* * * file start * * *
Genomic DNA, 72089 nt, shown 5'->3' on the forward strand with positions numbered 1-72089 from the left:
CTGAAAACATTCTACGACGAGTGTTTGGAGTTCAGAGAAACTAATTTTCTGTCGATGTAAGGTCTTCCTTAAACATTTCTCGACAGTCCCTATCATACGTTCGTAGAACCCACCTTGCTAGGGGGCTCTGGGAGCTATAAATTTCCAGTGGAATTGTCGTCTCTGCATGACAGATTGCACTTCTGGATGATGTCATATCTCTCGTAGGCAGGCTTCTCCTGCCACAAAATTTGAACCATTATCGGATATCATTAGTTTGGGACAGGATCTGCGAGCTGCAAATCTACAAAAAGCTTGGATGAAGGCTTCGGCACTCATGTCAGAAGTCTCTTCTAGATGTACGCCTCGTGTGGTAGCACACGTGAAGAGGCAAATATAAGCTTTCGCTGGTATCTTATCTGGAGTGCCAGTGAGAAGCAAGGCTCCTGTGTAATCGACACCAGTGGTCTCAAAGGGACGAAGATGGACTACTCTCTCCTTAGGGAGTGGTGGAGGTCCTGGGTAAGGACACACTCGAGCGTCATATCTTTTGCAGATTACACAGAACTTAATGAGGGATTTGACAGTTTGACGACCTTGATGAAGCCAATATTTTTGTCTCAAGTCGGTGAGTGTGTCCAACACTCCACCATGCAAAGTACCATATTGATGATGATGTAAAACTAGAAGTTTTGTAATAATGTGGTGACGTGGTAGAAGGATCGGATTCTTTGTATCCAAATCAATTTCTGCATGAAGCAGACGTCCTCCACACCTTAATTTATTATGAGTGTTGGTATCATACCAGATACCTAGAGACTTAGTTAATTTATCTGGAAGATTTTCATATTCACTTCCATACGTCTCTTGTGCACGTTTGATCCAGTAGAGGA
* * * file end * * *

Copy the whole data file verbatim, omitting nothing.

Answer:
Genomic DNA, 72089 nt, shown 5'->3' on the forward strand with positions numbered 1-72089 from the left:
CTGAAAACATTCTACGACGAGTGTTTGGAGTTCAGAGAAACTAATTTTCTGTCGATGTAAGGTCTTCCTTAAACATTTCTCGACAGTCCCTATCATACGTTCGTAGAACCCACCTTGCTAGGGGGCTCTGGGAGCTATAAATTTCCAGTGGAATTGTCGTCTCTGCATGACAGATTGCACTTCTGGATGATGTCATATCTCTCGTAGGCAGGCTTCTCCTGCCACAAAATTTGAACCATTATCGGATATCATTAGTTTGGGACAGGATCTGCGAGCTGCAAATCTACAAAAAGCTTGGATGAAGGCTTCGGCACTCATGTCAGAAGTCTCTTCTAGATGTACGCCTCGTGTGGTAGCACACGTGAAGAGGCAAATATAAGCTTTCGCTGGTATCTTATCTGGAGTGCCAGTGAGAAGCAAGGCTCCTGTGTAATCGACACCAGTGGTCTCAAAGGGACGAAGATGGACTACTCTCTCCTTAGGGAGTGGTGGAGGTCCTGGGTAAGGACACACTCGAGCGTCATATCTTTTGCAGATTACACAGAACTTAATGAGGGATTTGACAGTTTGACGACCTTGATGAAGCCAATATTTTTGTCTCAAGTCGGTGAGTGTGTCCAACACTCCACCATGCAAAGTACCATATTGATGATGATGTAAAACTAGAAGTTTTGTAATAATGTGGTGACGTGGTAGAAGGATCGGATTCTTTGTATCCAAATCAATTTCTGCATGAAGCAGACGTCCTCCACACCTTAATTTATTATGAGTGTTGGTATCATACCAGATACCTAGAGACTTAGTTAATTTATCTGGAAGATTTTCATATTCACTTCCATACGTCTCTTGTGCACGTTTGATCCAGTAGAGGA